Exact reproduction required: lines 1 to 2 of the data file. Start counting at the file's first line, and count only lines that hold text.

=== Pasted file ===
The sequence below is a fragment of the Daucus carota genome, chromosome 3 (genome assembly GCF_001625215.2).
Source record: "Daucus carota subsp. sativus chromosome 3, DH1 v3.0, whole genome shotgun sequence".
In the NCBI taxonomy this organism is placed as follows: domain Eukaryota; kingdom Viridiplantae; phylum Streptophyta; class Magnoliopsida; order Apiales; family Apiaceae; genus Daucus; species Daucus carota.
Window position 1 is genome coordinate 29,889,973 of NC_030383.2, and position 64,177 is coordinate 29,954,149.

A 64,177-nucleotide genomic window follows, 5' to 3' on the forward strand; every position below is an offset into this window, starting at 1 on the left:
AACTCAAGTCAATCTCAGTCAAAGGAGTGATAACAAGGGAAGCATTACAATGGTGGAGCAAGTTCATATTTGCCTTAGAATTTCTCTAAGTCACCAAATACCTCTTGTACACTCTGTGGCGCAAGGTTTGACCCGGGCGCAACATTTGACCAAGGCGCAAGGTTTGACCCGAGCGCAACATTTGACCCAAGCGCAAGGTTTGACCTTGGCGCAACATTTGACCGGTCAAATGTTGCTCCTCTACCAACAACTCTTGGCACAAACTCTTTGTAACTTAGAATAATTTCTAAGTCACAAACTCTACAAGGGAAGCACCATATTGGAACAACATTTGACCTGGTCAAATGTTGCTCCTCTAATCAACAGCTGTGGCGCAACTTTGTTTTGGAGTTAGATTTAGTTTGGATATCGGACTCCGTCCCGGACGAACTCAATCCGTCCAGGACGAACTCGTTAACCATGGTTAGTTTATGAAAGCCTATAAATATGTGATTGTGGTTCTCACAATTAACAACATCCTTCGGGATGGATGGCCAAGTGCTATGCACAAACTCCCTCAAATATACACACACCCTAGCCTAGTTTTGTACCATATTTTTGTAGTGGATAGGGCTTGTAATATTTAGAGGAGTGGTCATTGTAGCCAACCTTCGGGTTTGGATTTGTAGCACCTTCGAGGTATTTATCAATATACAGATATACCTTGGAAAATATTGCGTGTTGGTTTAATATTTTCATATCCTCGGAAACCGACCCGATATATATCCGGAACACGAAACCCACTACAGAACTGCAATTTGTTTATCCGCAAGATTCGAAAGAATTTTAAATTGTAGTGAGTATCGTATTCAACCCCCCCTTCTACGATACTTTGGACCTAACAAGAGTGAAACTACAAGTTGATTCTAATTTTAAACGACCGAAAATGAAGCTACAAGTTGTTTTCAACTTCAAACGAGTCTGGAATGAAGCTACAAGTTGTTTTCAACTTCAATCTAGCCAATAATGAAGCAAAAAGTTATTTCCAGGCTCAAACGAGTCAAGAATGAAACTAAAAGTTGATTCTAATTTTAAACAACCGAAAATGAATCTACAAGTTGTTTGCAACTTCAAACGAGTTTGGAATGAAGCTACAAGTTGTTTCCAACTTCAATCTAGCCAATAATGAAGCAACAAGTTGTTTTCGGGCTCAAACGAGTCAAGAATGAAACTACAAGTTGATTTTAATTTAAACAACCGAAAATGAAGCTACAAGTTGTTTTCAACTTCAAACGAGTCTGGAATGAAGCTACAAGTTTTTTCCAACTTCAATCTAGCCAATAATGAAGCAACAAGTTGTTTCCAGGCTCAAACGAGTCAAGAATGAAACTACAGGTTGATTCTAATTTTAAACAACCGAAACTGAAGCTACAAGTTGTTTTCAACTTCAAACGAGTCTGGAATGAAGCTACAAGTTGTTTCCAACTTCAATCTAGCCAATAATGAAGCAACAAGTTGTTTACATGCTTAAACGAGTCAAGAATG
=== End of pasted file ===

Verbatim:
The sequence below is a fragment of the Daucus carota genome, chromosome 3 (genome assembly GCF_001625215.2).
Source record: "Daucus carota subsp. sativus chromosome 3, DH1 v3.0, whole genome shotgun sequence".